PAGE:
Lasso Brag

Health Benefits of Pine Pellet Litter

Obviously, dust is not ideal in any situation. In a small space, such as my studio apartment, any dust you breathe might be so concentrated and smelly that it might cause issues if you have respiratory problems. Cat owners will be happy to know that pine litter has minimal dust clouding, and the sawdust that does form when the cats urinate is heavy/moist, so it doesn’t spread around in the air.

Compared with traditional cat clumping litter (such as clay), each time I scoop or dump out the clay/sand, I can visibly see the cloud of dust, and it makes me wear a mask every time.

Pine litter separates its dust on the bottom container and scooping does not cause the dust at the bottom to fly around (no dust clouds!). The bottom container just needs to be dumped out in a bag and you’re done!

The surprising thing is that the pine dust doesn’t smell like urine, unlike the clay sand. Even when the dust container is filled with sawdust, I can hardly smell the pee at the end of the day. Compare this to sand/clay litter, where it literally punches your nose with ammonia if you wait long enough.

How Do You Transition From Normal Litter to Pine Litter?

Transitioning to Pine Pellet Litter in Single Cat Households

  • First, completely change out the litter box and litter. After putting in the pine litter, add a thin layer of your cat’s previous litter on it. This lets them transition slowly to pine litter.
  • Now, if they really don’t like it – put a larger layer of their previous clumping litter on top of the pine pellets until the cats are okay with it. If you see them going in the litter box, that’s a success.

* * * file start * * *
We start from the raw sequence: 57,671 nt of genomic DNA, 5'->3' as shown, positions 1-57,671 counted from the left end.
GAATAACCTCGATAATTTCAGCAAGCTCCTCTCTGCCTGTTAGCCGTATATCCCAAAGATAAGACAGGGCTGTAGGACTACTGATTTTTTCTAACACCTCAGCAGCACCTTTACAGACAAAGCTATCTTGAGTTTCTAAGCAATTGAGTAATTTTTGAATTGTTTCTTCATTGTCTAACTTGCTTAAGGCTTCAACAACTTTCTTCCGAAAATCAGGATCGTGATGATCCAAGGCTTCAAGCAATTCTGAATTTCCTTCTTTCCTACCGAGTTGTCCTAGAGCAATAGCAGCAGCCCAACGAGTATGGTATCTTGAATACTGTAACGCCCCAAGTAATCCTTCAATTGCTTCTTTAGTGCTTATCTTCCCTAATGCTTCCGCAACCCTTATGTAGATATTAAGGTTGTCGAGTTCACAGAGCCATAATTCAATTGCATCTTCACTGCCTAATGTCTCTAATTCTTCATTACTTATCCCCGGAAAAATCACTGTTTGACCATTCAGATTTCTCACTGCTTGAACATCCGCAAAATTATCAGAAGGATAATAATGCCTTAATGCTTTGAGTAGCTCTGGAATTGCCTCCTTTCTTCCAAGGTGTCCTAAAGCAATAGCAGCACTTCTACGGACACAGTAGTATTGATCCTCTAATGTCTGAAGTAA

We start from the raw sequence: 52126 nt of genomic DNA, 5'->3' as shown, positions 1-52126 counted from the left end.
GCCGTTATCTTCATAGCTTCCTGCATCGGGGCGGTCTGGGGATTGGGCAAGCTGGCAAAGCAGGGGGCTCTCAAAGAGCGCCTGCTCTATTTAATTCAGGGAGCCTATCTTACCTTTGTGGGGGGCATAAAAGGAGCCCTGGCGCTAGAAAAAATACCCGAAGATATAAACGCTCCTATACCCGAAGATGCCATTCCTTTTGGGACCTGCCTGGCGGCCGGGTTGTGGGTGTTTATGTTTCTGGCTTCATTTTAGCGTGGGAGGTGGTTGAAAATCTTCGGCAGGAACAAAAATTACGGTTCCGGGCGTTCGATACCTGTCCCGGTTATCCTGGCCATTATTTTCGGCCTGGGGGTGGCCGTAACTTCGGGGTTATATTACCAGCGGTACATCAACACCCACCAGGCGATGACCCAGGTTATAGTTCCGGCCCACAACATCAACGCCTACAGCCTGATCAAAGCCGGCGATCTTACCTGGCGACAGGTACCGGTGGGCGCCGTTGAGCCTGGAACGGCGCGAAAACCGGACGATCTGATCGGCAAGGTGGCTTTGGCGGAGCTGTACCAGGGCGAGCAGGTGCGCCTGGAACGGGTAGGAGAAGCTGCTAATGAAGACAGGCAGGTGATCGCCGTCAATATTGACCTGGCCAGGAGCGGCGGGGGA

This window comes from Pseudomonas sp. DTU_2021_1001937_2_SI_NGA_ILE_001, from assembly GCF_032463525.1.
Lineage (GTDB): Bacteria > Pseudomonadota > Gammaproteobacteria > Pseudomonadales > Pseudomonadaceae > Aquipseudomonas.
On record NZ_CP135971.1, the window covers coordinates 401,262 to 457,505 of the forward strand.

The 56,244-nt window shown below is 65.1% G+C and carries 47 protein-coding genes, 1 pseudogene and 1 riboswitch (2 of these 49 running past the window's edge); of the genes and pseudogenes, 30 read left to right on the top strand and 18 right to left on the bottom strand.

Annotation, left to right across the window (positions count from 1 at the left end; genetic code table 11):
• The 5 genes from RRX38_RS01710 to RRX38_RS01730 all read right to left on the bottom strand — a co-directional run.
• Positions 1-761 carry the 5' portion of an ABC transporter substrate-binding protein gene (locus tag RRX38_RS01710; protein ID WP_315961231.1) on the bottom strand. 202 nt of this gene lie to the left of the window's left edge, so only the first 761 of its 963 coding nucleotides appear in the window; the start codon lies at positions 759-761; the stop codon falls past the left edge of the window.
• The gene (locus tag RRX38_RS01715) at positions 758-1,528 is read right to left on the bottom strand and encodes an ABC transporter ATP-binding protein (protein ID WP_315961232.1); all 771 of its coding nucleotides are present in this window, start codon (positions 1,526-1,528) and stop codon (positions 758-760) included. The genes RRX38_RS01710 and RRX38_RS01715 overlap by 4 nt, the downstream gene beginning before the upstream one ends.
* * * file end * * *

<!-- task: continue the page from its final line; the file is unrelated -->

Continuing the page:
• Each time you scoop from the litter box, slowly decrease the amount of their previous litter until eventually, you don’t have to add anymore clumping litter for the cats to go in the litter box! It’s okay if their previous litter clumps – just scoop it out.

Transitioning to Pine Pellet Litter in Multiple Cat Households

  • If you have multiple cats like mine, I assume that you also have multiple litter boxes. I would have one litter box with the regular litter and one with the pine litter.
  • I would actually put some of the pine litter with the regular litter box and then some litter from the regular to the pine litter box. This is so can associate the smell of the pine litter with going to the bathroom.
  • Watch and keep a record of who uses the pine litter box. Once all your cats have used the pine litter box at least once, you can remove the traditional clumping cat litter and litter box.

The switch will be fairly quick because cats will likely realize that the pine litter is the one that smells a bit fresher (since it’s being sifted regularly) than the regular litter box, which still contains some soiled litter at the bottom.

How many litter boxes should you have with multiple cats using pine litter? I developed a great guide for people living in apartments: how many litter boxes do you need in an apartment?

Behavioral Benefits of Pine Litter